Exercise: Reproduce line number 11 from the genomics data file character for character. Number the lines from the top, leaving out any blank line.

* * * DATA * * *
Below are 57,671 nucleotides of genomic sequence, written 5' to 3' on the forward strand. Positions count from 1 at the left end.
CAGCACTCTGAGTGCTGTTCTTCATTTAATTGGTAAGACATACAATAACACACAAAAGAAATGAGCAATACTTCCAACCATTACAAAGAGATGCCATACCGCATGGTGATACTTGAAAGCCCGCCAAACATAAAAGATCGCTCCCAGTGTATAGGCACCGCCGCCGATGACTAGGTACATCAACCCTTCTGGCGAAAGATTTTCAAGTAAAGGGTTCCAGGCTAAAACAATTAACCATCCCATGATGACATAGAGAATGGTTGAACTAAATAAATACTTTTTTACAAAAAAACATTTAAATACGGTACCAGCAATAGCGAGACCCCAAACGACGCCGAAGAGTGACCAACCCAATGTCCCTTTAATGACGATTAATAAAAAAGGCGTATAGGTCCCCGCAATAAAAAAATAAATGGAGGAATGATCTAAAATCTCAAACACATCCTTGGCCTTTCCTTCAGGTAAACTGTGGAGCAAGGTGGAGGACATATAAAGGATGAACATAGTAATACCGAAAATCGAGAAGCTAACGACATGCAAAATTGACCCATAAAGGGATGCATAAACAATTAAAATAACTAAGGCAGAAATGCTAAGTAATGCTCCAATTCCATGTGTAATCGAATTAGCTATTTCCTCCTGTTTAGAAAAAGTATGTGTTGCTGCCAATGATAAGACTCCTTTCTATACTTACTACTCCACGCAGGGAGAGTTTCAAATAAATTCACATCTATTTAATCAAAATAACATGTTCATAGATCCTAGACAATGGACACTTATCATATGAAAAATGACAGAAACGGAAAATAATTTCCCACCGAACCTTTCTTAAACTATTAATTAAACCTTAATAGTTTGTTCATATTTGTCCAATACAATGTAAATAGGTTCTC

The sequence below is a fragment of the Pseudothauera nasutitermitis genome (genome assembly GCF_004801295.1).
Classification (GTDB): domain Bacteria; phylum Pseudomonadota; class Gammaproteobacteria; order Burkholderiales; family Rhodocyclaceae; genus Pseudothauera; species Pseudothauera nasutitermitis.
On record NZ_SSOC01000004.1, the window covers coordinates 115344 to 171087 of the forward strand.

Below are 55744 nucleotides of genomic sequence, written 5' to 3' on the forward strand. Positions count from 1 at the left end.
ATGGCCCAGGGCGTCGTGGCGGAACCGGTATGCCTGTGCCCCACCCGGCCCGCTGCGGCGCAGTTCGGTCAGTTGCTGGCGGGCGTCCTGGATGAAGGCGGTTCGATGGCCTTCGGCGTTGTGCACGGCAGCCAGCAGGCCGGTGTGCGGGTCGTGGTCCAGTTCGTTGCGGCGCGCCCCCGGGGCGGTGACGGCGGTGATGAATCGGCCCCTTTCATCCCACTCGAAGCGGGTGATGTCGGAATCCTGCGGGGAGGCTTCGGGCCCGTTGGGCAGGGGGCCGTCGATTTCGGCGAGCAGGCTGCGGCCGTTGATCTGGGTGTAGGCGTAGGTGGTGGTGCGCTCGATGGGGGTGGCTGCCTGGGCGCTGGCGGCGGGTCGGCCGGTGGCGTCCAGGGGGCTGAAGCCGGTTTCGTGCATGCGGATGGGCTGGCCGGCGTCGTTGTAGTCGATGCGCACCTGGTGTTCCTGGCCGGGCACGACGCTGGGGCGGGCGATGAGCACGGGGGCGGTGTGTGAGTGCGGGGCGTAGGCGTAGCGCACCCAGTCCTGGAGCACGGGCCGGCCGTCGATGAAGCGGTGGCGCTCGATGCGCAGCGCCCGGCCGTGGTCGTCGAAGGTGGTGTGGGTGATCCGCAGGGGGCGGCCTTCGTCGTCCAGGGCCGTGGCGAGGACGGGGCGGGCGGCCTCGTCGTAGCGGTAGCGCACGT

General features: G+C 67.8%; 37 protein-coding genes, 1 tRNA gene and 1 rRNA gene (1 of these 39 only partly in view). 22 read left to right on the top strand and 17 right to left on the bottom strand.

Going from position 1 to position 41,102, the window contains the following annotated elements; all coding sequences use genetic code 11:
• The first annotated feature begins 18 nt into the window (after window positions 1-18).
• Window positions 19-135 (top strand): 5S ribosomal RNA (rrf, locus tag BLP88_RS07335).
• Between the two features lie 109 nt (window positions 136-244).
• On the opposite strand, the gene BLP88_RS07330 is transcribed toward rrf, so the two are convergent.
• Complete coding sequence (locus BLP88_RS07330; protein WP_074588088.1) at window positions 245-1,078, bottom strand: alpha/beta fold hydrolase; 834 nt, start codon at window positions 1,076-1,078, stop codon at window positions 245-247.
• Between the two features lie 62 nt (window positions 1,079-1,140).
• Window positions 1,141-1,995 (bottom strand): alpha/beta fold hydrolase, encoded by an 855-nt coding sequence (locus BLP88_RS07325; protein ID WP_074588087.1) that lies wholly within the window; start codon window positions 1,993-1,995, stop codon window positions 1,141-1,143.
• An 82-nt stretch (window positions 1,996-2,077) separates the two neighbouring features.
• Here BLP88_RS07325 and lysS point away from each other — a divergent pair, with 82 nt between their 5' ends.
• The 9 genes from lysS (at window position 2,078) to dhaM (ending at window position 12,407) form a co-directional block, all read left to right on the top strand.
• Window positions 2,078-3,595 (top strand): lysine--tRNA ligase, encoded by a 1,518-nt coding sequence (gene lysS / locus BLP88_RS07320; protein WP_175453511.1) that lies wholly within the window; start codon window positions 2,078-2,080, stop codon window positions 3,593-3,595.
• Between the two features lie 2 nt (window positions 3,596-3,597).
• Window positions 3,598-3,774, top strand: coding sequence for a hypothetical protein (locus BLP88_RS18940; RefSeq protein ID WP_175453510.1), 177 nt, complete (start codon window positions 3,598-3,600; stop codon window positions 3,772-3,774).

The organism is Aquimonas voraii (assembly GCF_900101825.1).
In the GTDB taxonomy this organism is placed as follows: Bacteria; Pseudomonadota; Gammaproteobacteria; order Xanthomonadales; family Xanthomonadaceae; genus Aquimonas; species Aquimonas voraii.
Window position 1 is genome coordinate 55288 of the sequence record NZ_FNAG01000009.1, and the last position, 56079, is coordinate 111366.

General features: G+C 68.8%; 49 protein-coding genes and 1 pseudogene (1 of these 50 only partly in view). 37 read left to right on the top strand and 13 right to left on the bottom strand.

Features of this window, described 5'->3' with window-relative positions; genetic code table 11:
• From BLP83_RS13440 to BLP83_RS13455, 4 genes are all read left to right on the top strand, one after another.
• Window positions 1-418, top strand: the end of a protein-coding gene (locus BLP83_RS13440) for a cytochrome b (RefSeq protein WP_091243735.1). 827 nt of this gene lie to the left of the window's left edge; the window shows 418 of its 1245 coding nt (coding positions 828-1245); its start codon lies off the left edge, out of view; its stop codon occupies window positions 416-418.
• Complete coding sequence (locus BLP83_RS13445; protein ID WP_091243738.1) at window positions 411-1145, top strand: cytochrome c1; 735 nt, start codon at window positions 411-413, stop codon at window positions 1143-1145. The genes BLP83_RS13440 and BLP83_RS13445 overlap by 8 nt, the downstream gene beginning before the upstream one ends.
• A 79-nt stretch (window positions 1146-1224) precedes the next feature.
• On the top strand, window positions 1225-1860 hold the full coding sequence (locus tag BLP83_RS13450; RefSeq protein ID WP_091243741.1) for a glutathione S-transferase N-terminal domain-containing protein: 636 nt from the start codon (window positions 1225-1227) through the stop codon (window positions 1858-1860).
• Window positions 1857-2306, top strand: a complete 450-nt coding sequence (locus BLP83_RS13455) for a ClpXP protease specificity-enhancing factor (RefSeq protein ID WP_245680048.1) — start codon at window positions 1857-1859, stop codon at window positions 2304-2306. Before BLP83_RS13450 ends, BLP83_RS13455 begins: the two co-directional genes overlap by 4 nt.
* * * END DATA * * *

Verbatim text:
• Window positions 19-135 (top strand): 5S ribosomal RNA (rrf, locus tag BLP88_RS07335).